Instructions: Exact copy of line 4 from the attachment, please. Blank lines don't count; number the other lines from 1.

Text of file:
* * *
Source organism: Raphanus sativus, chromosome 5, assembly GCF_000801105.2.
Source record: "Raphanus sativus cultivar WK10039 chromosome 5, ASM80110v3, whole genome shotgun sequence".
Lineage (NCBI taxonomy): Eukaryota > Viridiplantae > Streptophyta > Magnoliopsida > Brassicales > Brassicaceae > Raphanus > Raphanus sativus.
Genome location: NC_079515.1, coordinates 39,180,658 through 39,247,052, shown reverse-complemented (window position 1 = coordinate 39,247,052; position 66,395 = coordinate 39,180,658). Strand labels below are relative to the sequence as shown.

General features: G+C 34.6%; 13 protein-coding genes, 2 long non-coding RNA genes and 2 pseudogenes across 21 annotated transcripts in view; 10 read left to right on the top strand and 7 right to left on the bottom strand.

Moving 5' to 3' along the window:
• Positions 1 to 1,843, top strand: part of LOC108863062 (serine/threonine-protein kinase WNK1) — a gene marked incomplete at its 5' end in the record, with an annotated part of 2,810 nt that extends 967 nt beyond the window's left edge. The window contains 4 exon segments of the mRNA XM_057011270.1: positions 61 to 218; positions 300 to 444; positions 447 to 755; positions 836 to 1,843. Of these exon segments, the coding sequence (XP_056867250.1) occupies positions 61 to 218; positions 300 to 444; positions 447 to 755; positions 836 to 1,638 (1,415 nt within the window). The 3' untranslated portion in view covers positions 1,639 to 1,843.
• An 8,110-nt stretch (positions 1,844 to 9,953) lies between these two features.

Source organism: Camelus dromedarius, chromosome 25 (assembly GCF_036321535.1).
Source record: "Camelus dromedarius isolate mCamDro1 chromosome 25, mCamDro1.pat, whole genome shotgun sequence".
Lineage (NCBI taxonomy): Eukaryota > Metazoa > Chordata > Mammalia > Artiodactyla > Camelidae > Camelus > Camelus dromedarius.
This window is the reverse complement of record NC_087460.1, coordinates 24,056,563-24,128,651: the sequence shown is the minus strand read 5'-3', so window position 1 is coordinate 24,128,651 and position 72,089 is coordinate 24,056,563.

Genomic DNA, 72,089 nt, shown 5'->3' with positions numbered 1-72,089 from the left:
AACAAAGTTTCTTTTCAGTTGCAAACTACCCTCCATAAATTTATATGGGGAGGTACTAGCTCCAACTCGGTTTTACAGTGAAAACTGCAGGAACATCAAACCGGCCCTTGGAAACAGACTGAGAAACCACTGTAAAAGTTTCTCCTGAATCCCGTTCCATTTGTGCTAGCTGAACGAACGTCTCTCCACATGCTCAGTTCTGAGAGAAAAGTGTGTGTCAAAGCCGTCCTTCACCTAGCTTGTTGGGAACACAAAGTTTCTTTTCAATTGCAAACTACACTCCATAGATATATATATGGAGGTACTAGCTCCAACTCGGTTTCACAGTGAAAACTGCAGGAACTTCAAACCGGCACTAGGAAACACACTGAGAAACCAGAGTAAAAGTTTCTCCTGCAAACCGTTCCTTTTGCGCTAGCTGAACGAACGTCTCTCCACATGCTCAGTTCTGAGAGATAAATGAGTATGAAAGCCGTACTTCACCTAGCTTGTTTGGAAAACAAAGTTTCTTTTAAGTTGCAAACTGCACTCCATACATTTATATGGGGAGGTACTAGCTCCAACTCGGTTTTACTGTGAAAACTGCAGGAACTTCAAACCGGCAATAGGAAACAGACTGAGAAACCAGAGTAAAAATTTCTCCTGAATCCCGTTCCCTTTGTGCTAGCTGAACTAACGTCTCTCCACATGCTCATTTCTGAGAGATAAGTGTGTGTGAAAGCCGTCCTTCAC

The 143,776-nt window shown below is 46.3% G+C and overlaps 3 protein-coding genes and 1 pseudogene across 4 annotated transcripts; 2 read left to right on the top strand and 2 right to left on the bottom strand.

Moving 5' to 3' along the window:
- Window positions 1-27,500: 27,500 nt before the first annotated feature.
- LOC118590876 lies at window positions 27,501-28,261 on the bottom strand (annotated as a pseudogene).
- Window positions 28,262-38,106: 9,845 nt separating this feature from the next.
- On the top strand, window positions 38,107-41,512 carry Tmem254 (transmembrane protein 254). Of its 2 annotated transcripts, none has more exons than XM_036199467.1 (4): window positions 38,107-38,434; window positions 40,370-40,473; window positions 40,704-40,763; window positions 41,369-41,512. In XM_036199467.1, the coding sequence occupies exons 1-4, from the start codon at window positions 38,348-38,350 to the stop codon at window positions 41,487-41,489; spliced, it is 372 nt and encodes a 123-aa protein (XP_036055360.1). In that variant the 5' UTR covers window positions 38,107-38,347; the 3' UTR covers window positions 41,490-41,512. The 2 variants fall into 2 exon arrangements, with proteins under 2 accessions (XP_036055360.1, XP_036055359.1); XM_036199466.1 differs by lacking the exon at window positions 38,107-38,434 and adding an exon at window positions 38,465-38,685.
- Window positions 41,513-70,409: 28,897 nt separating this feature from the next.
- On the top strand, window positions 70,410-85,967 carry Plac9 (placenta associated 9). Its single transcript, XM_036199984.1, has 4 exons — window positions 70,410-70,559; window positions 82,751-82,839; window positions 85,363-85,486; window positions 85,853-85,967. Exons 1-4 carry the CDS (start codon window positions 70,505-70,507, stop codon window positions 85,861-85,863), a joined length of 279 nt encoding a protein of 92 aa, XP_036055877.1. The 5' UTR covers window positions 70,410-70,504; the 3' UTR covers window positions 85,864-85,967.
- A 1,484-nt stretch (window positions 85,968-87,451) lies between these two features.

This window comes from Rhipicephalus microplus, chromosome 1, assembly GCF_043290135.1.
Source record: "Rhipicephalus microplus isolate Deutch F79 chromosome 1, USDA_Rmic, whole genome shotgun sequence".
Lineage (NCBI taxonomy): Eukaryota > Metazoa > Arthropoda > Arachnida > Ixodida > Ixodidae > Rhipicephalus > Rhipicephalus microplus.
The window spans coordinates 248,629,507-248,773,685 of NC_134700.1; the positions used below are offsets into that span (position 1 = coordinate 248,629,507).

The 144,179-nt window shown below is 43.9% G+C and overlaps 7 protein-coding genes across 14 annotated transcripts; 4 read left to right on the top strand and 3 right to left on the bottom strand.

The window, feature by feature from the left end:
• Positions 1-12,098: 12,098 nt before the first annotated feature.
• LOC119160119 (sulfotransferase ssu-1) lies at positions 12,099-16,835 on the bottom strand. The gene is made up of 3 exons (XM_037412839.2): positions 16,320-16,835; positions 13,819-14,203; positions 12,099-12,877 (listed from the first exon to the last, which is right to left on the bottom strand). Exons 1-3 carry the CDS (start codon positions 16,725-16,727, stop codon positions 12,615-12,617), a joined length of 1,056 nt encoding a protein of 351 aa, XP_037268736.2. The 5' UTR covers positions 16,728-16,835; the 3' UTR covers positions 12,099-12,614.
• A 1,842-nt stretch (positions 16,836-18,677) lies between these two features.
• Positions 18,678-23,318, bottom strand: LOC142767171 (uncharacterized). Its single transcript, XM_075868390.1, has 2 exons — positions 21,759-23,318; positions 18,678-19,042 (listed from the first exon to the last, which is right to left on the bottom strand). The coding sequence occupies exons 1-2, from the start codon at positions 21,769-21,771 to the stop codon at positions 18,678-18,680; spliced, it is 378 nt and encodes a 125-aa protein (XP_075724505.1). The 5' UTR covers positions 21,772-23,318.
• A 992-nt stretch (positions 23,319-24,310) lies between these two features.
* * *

Genome location: NC_079515.1, coordinates 39,180,658 through 39,247,052, shown reverse-complemented (window position 1 = coordinate 39,247,052; position 66,395 = coordinate 39,180,658). Strand labels below are relative to the sequence as shown.